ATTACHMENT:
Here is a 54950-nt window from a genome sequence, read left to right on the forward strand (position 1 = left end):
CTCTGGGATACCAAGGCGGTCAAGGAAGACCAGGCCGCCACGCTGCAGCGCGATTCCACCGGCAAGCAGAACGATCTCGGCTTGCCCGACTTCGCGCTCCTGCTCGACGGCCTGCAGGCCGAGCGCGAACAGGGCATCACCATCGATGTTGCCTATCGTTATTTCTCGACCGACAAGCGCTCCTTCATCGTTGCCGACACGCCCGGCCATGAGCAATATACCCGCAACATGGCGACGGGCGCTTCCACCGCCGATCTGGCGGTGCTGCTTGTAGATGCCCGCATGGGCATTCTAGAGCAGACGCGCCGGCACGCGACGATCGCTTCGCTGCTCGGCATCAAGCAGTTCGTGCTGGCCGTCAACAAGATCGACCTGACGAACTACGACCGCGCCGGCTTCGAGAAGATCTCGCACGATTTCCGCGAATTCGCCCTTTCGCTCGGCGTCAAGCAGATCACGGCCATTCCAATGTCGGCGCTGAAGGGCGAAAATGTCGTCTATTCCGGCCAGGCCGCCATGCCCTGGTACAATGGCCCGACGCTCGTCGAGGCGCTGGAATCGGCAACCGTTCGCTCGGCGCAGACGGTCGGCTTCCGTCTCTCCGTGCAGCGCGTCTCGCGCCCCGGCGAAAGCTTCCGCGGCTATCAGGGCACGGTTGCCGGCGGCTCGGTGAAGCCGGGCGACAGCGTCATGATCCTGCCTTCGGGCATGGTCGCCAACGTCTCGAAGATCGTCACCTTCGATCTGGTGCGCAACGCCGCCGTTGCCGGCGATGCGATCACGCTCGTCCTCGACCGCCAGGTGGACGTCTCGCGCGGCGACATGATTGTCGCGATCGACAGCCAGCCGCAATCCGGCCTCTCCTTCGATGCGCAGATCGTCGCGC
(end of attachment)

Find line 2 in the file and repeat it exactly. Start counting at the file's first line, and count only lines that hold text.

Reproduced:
CTCTGGGATACCAAGGCGGTCAAGGAAGACCAGGCCGCCACGCTGCAGCGCGATTCCACCGGCAAGCAGAACGATCTCGGCTTGCCCGACTTCGCGCTCCTGCTCGACGGCCTGCAGGCCGAGCGCGAACAGGGCATCACCATCGATGTTGCCTATCGTTATTTCTCGACCGACAAGCGCTCCTTCATCGTTGCCGACACGCCCGGCCATGAGCAATATACCCGCAACATGGCGACGGGCGCTTCCACCGCCGATCTGGCGGTGCTGCTTGTAGATGCCCGCATGGGCATTCTAGAGCAGACGCGCCGGCACGCGACGATCGCTTCGCTGCTCGGCATCAAGCAGTTCGTGCTGGCCGTCAACAAGATCGACCTGACGAACTACGACCGCGCCGGCTTCGAGAAGATCTCGCACGATTTCCGCGAATTCGCCCTTTCGCTCGGCGTCAAGCAGATCACGGCCATTCCAATGTCGGCGCTGAAGGGCGAAAATGTCGTCTATTCCGGCCAGGCCGCCATGCCCTGGTACAATGGCCCGACGCTCGTCGAGGCGCTGGAATCGGCAACCGTTCGCTCGGCGCAGACGGTCGGCTTCCGTCTCTCCGTGCAGCGCGTCTCGCGCCCCGGCGAAAGCTTCCGCGGCTATCAGGGCACGGTTGCCGGCGGCTCGGTGAAGCCGGGCGACAGCGTCATGATCCTGCCTTCGGGCATGGTCGCCAACGTCTCGAAGATCGTCACCTTCGATCTGGTGCGCAACGCCGCCGTTGCCGGCGATGCGATCACGCTCGTCCTCGACCGCCAGGTGGACGTCTCGCGCGGCGACATGATTGTCGCGATCGACAGCCAGCCGCAATCCGGCCTCTCCTTCGATGCGCAGATCGTCGCGC